Hey JD, Charlie, Gunnrunner, et al...Gosh I'm having a hard time reading Pfanz ...the second day has taken about a week and Meade & Co. just woke up!...Is it just me or did others have a hard time? It seems every paragraph I have to refer to one of (my own) maps...Coddington was a Dr. Seuse compared to this...yikes! AAROGON
Having only read Pfanz, day-1 I can only comment on that. For years I heard what a great authority he was and his books were the bible on Gettysburg. What depressed me was his use of must have,could have ,should have probably and most likely. Day-1 is his version, regardless of what the particapants wrote. Hence the reason I haven't read day-2
Yeah, I found Day 2 very hard going as well. Had to keep referring to Coddington and various maps as I went along to get myself back on track. A lot of good information there, but best read and analysed a bit at a time. Still tryin to psyche myself up to tackle Day1:-)
Yessiree, they are doozies! The footnotes alone will spin the eyes! I found Pfanz to be rather hard on the commanders, and I found the same as y'all... it helped to refer to my own maps and keep in my head other sources that I've read. Regardless of what I read, though, I still don't understand the actions on Culp's Hill!! :-) Fortunately, we have a tour for that scheduled for the Muster!
J.D. Is there room for a short talk or tour of Stones brigade (and my beloved 143PA) at the fall muster? I cant help but plug my favorite regiment. Gunrunner
Correct me if I'm wrong, but as far as I know, Pfanz hasn't written a book on Day 1 (yet), were you referring to Martin's Day 1? Frankly I found Martin's Day 1, and both of Pfanz's books - Day 2 and Culps Hill- Cemetery Hill to be pretty slow reading. Coddington I found to be actually enjoyable, Foote's Star's in their Courses was so easy to read it was almost like a novel, Same with Stewart's Pickett's Charge.
I hadn't caught that... I guess he did mean Martin's July 1. Gunrunner, we should be able to find time for it... could you lead it? I can fit it in on Friday or Sunday... let me know! Thanks!
Boy is pFanz a tough read! Actually I found Glenn Tucker a better read even then Coddington. But I along with most of you that Coddingon is probably the best on GB..
I did like Stars in their course, leaving out the repeating carbine issue of course :-)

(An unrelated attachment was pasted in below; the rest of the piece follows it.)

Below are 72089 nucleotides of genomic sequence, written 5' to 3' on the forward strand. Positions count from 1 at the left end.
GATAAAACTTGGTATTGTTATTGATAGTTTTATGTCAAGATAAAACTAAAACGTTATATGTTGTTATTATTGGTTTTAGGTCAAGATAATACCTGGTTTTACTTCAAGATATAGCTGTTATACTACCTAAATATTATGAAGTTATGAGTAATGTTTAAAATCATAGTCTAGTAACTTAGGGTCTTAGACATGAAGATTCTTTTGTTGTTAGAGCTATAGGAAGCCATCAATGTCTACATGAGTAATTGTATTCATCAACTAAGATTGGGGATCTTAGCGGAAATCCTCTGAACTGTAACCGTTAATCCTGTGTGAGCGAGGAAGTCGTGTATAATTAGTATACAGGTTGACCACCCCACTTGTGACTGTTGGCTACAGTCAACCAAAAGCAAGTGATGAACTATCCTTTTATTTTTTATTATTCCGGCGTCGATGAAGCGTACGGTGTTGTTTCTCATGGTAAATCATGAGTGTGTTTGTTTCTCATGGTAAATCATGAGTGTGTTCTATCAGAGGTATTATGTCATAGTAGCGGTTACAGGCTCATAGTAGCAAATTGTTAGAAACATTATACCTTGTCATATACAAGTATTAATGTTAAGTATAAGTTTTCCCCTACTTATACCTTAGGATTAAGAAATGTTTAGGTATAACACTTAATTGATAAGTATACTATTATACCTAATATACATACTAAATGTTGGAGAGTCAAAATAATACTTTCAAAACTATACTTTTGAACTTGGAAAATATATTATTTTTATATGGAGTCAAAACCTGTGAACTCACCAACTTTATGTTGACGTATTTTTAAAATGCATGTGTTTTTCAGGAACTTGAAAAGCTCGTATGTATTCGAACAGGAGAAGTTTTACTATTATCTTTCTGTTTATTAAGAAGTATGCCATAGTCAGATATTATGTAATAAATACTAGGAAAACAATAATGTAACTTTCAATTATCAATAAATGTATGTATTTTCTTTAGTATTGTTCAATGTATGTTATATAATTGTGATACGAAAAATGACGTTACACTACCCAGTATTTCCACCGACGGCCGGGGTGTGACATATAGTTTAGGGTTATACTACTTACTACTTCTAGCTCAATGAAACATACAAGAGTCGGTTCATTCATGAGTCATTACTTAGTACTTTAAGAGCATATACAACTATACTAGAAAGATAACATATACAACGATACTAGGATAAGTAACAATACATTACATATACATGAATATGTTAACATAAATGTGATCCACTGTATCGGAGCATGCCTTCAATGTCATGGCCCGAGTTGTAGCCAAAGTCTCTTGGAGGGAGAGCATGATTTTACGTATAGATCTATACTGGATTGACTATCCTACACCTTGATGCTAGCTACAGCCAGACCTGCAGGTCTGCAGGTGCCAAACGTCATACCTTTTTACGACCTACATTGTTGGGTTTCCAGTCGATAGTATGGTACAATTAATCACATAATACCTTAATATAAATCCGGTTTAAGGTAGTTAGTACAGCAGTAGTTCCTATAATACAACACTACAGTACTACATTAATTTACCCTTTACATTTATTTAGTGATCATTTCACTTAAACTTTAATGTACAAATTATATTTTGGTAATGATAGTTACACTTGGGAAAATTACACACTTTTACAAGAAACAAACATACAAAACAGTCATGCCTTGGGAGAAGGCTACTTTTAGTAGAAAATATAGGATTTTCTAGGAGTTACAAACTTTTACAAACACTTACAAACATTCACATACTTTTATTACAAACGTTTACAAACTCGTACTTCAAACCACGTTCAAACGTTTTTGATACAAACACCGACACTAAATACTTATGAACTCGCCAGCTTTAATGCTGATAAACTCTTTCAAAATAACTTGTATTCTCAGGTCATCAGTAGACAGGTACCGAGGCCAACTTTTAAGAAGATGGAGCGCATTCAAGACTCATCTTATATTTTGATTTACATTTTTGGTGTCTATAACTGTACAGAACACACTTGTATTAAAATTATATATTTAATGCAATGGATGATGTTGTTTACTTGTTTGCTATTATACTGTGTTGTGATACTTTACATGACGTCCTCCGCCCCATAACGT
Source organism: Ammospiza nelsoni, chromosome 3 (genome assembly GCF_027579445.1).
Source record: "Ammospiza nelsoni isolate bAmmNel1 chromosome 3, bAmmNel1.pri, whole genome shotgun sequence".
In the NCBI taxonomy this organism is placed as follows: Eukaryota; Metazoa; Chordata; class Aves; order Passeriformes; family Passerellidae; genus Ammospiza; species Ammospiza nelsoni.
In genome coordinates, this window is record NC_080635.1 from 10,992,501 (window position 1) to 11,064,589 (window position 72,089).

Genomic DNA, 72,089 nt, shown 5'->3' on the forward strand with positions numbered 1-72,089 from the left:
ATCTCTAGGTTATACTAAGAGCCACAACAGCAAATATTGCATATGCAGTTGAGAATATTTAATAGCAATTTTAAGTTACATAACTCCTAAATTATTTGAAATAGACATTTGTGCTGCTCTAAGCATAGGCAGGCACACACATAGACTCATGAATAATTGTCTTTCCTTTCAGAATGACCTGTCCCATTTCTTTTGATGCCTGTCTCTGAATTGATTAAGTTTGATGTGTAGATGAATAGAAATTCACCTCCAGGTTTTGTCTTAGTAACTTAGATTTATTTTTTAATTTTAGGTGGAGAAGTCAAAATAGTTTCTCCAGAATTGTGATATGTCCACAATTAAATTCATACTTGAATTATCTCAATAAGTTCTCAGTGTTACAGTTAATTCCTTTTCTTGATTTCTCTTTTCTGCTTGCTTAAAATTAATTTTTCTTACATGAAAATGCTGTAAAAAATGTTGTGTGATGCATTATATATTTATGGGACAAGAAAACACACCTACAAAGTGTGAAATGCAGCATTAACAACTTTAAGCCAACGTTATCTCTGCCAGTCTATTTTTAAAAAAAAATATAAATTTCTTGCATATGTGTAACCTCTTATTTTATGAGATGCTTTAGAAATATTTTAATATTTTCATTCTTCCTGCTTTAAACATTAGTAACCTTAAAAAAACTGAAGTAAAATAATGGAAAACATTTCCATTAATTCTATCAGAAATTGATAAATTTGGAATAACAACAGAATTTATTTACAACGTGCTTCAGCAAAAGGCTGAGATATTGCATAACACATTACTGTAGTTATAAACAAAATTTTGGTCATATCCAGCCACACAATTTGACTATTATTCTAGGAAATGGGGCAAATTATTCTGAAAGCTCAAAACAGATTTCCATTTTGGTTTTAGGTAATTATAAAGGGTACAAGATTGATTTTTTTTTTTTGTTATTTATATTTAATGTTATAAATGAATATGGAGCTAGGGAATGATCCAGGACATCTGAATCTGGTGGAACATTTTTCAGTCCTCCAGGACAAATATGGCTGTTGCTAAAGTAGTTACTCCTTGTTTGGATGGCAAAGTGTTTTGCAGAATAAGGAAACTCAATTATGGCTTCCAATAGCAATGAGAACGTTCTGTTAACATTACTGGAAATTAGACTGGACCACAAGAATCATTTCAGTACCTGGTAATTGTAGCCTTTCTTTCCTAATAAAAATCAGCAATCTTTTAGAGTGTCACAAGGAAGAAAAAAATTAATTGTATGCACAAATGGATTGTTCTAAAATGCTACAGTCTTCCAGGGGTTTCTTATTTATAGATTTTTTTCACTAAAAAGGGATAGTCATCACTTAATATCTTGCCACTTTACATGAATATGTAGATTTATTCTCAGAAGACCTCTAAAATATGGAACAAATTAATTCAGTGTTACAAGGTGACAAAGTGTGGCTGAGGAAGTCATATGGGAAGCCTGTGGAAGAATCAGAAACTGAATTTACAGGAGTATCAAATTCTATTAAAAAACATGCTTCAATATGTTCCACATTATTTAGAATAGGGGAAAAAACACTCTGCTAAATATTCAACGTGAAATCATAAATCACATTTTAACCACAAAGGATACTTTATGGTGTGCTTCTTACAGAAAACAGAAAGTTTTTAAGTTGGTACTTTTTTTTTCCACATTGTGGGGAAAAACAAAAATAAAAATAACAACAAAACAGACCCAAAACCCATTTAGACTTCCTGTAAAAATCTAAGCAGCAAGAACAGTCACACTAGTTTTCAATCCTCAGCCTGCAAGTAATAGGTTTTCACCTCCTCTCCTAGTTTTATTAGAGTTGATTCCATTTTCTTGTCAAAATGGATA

So its a consesus at least here that PFanz and Martin are tough reads..
Don't get me wrong, they're both excellent studies of the battle, it's just that there's SOOOO much detail that I know I found myself a bit overwhelmed, even somewhat lost at times.
Hmmm Must be me. I really do like both of Pfanz's books. I read Coddington's book and I sort of blow through it not concentrating enough and miss stuff. But with Pfanz and Martin's book too I read a paragraph look at the map try to go over that part of the field in my mind. Then I push on to the next fight. Ive been over the L.R.T., Wheat field, Peach orchard line so many times that I did not need to go over to much in Pfanz 1st book. Only Humphrey's division, 12 corps reinforcements, and some of Caldwell's division movements confused me.(Caldwell sweeps the field is my favorate part of the book). The second book is the one I like the best. Ive taken it to the field on three times to go over something I did not grasp. The Pardee field on Culps hill I always was alittle lost on. The attacks down in the Spangler's Spring area by the 27 Indiana and the 2nd Mass men. The one I reread and go stomping about tring to get a grasp of it the Hays, Avery attack on on East Cemetery Hill. Ive gone over that twice while there and I plan on doing it again. As for Martin's book I have the first copy so I have to look for mistakes. I walked the 11th corps line of retreat through town once but I still do not have that good of a grasp on that. (Maybe the stop for a couple quick ones was not so hot an idea?) I know that not everybody can go to the field once or twice a year so maybe this clouds my judgement. Time to stop :Old Juan
Pfanz is not an easy read, as we all seem to agree. However, the man knows the ground! He has not written a flowing narrative, but an extremely detailed analysis of the movements of the various components of the two armies on July 2d. I guess I would say you might as well not try to read Pfanz until you are really hooked. Then, take it slow, keep your favorite maps handy, and for goodness' sake read the footnotes! And, AAROGON, while Pfanz isn't exactly an "I couldn't put it down" kind of book, I frequently find myself re-reading parts of this book. There's an awful lot of information there! If you stick with it, you will know a lot more about the second day of the battle than you did when you began reading the book.